As a new university chemistry department is planned, UCAS announces an overall drop in applications
Lancaster University will open a new department of chemistry, and admit students to a new undergraduate degree in chemistry in October 2013.
A head of department will be appointed to drive the development forward and it is expected that up to 25 new members of staff will be hired in the first major phase.
The new department will establish a challenging research-led MChem degree programme, which will build on Lancaster's research and take advantage of industry relationships and placements. Moving to a chemistry department and to a full chemistry degree will enable Lancaster to recruit additional strong science students, from the UK and abroad, in a market where the numbers of applications to study chemistry in research-led universities are increasing.
Royal Society of Chemistry chief executive Robert Parker, welcomed the news:
'We believe that school-leavers and those advising them now recognise the opportunities in chemistry, which can provide a lucrative career as well as a fascinating university experience.'
The chemistry department at Lancaster was closed in 1999 when chemistry departments were being closed across the UK. However, the numbers of young people taking chemistry at A level has increased significantly in the last eight years and the percentage choosing to study chemistry at university has also increased recently.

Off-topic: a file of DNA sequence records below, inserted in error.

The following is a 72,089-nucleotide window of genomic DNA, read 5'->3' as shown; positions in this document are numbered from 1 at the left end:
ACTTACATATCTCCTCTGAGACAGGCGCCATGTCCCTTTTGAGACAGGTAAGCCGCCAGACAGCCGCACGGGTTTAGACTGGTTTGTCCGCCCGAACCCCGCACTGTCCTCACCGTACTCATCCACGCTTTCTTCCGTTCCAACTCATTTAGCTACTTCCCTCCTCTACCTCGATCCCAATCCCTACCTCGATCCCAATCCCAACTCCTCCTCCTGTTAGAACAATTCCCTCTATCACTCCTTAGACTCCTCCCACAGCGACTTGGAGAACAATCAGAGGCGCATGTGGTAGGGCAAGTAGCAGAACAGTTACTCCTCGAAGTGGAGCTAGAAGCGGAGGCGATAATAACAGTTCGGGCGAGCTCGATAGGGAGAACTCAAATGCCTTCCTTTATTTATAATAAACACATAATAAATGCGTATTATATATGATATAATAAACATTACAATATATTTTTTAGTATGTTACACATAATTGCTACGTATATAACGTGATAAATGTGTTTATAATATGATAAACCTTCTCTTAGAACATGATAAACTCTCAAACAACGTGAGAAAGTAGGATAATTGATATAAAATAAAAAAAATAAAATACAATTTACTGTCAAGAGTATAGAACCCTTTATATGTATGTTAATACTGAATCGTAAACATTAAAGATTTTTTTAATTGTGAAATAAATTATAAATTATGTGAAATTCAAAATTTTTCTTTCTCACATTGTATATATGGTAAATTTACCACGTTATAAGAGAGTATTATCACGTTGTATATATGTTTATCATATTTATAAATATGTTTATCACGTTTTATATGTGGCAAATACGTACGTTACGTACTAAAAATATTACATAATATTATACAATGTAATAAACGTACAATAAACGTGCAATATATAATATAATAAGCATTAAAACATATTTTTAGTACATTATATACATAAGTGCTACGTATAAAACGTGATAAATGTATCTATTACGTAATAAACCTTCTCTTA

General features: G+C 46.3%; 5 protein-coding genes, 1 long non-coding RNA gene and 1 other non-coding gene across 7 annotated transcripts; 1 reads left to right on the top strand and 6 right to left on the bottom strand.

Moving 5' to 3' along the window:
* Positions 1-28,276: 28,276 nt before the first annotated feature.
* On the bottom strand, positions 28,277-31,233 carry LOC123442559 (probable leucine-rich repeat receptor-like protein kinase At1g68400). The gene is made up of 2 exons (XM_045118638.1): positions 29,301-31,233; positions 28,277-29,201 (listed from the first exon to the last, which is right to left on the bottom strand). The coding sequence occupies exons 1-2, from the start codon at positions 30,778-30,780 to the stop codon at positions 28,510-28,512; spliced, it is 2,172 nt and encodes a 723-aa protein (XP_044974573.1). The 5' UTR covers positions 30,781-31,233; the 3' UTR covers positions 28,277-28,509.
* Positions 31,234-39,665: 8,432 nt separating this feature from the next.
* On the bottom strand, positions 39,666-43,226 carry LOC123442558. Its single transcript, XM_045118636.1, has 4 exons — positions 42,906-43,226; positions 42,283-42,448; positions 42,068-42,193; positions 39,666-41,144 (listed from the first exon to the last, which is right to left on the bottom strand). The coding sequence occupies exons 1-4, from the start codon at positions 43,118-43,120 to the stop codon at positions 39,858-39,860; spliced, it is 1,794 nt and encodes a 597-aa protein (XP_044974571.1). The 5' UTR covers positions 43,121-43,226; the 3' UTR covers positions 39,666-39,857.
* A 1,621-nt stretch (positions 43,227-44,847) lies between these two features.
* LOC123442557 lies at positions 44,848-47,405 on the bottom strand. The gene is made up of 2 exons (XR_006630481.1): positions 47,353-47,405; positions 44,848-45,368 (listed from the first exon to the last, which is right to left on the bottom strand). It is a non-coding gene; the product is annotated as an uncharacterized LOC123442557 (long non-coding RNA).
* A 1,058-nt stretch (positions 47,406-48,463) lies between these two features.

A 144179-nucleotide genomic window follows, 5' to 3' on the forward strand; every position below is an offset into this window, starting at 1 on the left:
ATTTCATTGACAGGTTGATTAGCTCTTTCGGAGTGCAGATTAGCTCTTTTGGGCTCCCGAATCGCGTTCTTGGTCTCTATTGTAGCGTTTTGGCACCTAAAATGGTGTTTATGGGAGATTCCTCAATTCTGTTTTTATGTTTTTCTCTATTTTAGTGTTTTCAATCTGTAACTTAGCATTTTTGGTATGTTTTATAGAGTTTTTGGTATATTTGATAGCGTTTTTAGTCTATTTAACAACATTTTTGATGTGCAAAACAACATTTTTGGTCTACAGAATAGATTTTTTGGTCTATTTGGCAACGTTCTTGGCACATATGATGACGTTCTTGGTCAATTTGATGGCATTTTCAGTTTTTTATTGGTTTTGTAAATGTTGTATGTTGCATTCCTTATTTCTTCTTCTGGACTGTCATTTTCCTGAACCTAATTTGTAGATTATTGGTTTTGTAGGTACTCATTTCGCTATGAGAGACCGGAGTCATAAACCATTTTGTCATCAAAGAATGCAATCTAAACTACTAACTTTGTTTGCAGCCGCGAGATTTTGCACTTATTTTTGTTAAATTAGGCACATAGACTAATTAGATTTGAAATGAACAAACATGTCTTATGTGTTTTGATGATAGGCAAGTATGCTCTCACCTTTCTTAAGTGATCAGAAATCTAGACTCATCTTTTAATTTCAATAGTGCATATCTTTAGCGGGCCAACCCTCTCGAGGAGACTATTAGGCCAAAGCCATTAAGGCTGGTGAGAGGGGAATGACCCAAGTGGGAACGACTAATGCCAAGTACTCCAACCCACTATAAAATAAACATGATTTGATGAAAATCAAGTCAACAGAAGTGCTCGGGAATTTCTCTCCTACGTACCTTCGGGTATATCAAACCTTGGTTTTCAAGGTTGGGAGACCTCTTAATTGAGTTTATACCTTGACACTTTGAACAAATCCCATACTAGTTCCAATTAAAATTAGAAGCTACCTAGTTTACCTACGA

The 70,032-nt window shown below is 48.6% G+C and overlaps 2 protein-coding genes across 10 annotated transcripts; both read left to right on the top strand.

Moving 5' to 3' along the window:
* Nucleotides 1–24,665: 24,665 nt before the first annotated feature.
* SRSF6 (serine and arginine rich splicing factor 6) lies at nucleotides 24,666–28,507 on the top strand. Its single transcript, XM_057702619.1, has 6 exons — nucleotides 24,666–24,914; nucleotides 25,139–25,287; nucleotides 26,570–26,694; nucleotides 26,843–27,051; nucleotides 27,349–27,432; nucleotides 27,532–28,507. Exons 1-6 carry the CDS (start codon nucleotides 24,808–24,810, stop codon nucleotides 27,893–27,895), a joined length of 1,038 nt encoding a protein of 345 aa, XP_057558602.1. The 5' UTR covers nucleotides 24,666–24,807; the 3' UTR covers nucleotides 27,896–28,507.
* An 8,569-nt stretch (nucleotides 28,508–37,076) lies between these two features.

UCAS admissions review
UCAS has recently announced proposals to review the university admissions process. The consultation document offers a model that would support a longer term move to a post-results system and suggests improvements to the current model. These include enhancing the applicant experience of the admissions process, while developing cost savings and efficiencies for institutions. The consultation process will remain open until 20 January. A report of the findings will be published in March.
Full details are at UCAS website.
University applications drop
In a response to news that university applications have dropped by 25,000 from the same time last year, Sally Hunt, general secretary of the University and College Union (UCU) said:
'The rise in tuition fees to as much as £9000 has helped cause a 13% drop in applications to university. Today's preliminary figures are very worrying. We believe putting financial barriers in front of young people who have been told their entire lives to aim for university is nothing more than a policy of penalising ambition.
'We are still waiting for some universities to readjust the cost of their degrees, which adds even more confusion to the situation. Students should be looking to study the courses most suited to their talents, not searching for something in their price range, and universities should not be forced into cutting prices to try and fill places.'
In December, around 30 universities announced lower fees.
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